Right now, headlines from the Middle East describe the battle between Israel and Hamas in and around the Gaza Strip. It’s quite a display of ordnance. In the first four days of conflict, Hamas has fired nearly 1,000 missiles at Israel — that’s 250 per day, over 10 per hour. In fact, that’s more missiles than the Germans fired at London in all of 1944-45. Most of the Hamas missiles were manufactured in Iran and smuggled into Gaza over the past few years.
Against this steel rain, Israel has employed a remarkable anti-missile system called “Iron Dome.” Basically, Israeli radars pick up Hamas missiles in flight and plot the course and trajectory. If a missile looks like it’ll hit an uninhabited area, the Israelis just let it fly to impact. So what if there’s a hole in the ground, right?
But if a Hamas missile is headed for a populated area, then the Israelis fire a low-cost (about $50,000) interceptor to kill it. The idea is that $50,000 is “cheap” compared with the damage a missile hit could cause, including injuries and deaths.
So far, the Israelis have shot down about 90% of Hamas missiles that could’ve harmed people and/or other high-value assets. Nice shooting, and there are several angles to consider:
- Routinely knocking down the Iranian/Hamas missile barrage is an astonishing feat of technology, which sends a message to governments around the world. That is, missile defense actually works. An entire global aspect of operational war-fighting art is now being rendered impotent. Who knew? (Well, some of us knew.)
- By lessening the direct threat to civilians, Israeli policymakers buy time and flexibility to pursue a broad spectrum of responses. On the one hand, there’s no internal pressure within Israel to “make peace” and stop the rockets. At the same time, there’s less popular pressure for the Israelis to roll tanks and “invade” Gaza
- Every Hamas rocket launch fixes a set of coordinates for Israeli military intelligence, which in turn rapidly targets that site. The Israelis employ smart-bombs in reply, which destroy Hamas launch systems while minimizing nearby civilian casualties. It’s a true “revolution in military affairs” in action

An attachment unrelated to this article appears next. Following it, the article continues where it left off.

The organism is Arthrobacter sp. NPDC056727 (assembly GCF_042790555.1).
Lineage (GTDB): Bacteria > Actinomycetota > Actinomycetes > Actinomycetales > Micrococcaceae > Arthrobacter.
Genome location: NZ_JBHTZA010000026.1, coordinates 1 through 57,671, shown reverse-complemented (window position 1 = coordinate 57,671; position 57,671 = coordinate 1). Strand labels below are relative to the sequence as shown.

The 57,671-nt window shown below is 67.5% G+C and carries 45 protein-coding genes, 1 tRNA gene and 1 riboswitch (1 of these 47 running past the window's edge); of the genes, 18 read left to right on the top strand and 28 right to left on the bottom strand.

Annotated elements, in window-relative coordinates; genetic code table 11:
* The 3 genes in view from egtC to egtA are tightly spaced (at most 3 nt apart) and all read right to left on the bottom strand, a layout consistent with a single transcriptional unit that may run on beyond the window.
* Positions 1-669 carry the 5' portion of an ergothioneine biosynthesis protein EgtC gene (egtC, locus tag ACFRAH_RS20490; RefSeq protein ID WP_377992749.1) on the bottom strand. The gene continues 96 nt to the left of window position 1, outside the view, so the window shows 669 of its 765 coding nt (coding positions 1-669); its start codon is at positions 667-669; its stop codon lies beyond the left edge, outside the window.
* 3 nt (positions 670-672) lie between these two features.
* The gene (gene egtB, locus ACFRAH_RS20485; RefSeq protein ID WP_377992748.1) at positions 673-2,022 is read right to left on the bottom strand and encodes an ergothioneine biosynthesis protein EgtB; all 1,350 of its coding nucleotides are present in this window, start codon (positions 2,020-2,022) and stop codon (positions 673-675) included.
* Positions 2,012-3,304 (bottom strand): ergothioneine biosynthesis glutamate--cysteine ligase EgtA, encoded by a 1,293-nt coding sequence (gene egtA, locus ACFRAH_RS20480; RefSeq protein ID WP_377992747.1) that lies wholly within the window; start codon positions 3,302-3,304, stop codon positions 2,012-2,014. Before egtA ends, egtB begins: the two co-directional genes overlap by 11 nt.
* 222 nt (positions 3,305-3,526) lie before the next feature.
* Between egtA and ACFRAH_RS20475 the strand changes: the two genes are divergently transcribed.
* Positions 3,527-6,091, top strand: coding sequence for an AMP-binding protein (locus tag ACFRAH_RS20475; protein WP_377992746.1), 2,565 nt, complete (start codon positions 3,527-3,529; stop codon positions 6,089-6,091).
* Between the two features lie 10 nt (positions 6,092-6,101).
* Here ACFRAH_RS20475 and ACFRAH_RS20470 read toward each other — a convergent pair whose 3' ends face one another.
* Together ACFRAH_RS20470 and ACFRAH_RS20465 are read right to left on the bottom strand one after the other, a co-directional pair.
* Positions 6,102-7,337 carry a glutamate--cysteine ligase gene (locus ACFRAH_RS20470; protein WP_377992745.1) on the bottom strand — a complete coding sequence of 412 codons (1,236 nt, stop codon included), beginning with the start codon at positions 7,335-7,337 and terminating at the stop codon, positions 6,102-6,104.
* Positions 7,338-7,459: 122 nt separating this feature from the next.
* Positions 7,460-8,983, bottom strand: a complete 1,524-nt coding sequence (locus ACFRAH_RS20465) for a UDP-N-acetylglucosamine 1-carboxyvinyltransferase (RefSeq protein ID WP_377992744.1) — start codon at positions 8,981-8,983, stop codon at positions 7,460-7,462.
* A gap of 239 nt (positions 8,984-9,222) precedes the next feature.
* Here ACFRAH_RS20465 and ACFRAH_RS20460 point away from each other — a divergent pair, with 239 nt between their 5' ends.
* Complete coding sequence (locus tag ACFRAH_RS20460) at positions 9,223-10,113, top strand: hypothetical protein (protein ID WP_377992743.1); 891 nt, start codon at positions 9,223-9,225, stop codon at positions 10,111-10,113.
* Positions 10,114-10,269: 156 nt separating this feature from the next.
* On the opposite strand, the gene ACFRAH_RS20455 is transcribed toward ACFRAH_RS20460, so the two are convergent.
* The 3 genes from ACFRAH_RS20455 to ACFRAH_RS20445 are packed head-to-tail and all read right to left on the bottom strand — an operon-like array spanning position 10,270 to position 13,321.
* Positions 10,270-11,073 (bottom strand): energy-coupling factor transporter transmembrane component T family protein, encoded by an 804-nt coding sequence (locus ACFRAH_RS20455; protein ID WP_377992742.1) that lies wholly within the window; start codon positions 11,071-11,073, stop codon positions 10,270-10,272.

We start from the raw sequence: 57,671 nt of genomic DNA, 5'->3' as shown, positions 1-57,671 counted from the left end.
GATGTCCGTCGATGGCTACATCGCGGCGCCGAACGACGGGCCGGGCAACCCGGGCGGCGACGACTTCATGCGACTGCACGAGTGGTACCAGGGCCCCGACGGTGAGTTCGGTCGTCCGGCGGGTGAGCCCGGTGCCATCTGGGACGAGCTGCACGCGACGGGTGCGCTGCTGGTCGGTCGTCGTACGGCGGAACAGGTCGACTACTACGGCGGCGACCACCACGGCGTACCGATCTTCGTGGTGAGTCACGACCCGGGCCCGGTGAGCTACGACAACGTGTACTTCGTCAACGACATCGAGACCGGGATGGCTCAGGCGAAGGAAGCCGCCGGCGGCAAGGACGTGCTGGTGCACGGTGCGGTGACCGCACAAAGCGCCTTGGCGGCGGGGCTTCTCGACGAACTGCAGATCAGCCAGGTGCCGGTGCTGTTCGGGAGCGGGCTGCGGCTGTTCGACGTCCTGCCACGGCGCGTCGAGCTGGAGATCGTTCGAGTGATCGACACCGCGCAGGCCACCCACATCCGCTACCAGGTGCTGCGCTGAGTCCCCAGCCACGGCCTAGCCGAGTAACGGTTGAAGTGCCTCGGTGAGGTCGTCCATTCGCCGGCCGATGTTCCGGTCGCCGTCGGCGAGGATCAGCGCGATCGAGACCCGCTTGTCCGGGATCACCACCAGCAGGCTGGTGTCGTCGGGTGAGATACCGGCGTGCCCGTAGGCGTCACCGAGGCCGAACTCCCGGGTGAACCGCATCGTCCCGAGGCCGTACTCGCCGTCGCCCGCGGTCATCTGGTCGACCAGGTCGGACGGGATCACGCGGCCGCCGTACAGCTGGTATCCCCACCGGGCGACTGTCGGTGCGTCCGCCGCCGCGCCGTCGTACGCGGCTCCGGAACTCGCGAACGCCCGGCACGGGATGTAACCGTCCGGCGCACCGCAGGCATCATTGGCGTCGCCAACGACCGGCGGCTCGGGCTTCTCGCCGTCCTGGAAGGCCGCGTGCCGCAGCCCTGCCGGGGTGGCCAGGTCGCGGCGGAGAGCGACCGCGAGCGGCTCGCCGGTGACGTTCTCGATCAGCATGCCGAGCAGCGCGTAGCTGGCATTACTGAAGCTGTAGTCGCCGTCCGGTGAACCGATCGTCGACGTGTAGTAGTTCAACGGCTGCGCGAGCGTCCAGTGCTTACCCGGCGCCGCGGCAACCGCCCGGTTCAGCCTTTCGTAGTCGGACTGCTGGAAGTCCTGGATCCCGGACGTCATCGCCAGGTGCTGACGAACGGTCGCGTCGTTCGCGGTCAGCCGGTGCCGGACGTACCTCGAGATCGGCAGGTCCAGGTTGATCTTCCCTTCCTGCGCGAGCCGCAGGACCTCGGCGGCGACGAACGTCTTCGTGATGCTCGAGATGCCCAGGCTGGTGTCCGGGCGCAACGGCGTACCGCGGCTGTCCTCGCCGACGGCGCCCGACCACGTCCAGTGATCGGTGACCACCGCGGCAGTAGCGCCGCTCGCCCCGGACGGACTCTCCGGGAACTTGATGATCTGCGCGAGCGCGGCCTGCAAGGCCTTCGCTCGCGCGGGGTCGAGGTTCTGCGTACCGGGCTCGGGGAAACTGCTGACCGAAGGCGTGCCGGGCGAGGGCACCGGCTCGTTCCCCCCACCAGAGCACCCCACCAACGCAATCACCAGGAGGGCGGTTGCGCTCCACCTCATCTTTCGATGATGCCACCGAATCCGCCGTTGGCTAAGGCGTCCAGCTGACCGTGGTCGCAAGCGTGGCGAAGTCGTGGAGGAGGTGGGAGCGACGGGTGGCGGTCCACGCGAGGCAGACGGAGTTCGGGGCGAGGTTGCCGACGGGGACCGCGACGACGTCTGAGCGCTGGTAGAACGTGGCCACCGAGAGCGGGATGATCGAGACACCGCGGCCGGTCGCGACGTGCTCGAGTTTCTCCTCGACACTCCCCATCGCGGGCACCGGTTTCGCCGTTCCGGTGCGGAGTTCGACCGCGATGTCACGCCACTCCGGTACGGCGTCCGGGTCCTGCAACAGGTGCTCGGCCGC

- Over time, Hamas is running out of missiles, while not achieving its military or political goals. Plus, in return, Hamas is getting its people and assets blown up. At most other times or eras in human history, that would’ve been known as “losing the war.” Will the global media bother to explain that?
- Through the success of Iron Dome, a small, localized military engagement remains… small. And localized. Indeed, in terms of casualties, more people have died in motor accidents in, say, Europe, in the past week, than in the Israel-Hamas conflict.
As events unfold, other players have chimed in with standard, reflexive anti-Israel, anti-U.S. rhetoric. Neighboring Egypt, for example, is incensed about the conflict, if not very incensed. But not incensed enough to, say, annex Gaza to Egypt and offer citizenship and state-level protection to the people who live in that idyllic garden spot. No way.
Elsewhere in the Middle East, a spokesman for the Iraqi government expressed the idea of Arabs “embargoing” oil exports to the U.S., as punishment for the U.S. “support” of Israel. Of course, the Iraqis haven’t rejected the $4 billion per month of U.S. “aid” that still flows to that country. (Oh, you thought that the expense of the Iraqi war was over?)
Basically, the Israeli ordnance exchange with Hamas has generated plenty of outside blah, blah, blah. Shades of 1973? No, it’s not 1973. It’s a different world. The only gas lines we have in the U.S. are due to Hurricane Sandy, and not to another Arab-Israeli war.
Payback and Blowback
To the north of Israel, there’s an ongoing civil war in Syria. This one is far more deadly than the Israel-Hamas exchange, with close-in combat all around. It’s a bloody, regional version of the “Oil War” scenario that we’ve advanced over the years. Basically, Shiite Muslims are fighting with Sunni Muslims, settling a score that goes back about 1,300 years.
The fighting in Syria has more or less moved to the inner pages of newspapers, and away from network news. Still, every now and again, something interesting trickles out.
Just over a week ago, for example, a Turkish military helicopter crashed in Pervari, in Siirt province of southeast Turkey, near the Syrian border, killing 17 soldiers and aircrew. The official version is that the helicopter went down due to “bad weather.”
Oh, really? Another way of explaining the crash is “surface to air missiles” (SAMs). That is, according to Russian and Israeli accounts, the Syrian government had something to do with that Turkish helicopter going down.
The backstory is that the Syrian government is perturbed that its “rebels” have acquired SAMs from outside interests (guess who) via Turkish routes. In the past couple of months, rebels have shot down Syrian aircraft. Thus, there’s now payback against the Turks from Syria. It’s a tit for tat using SAMs.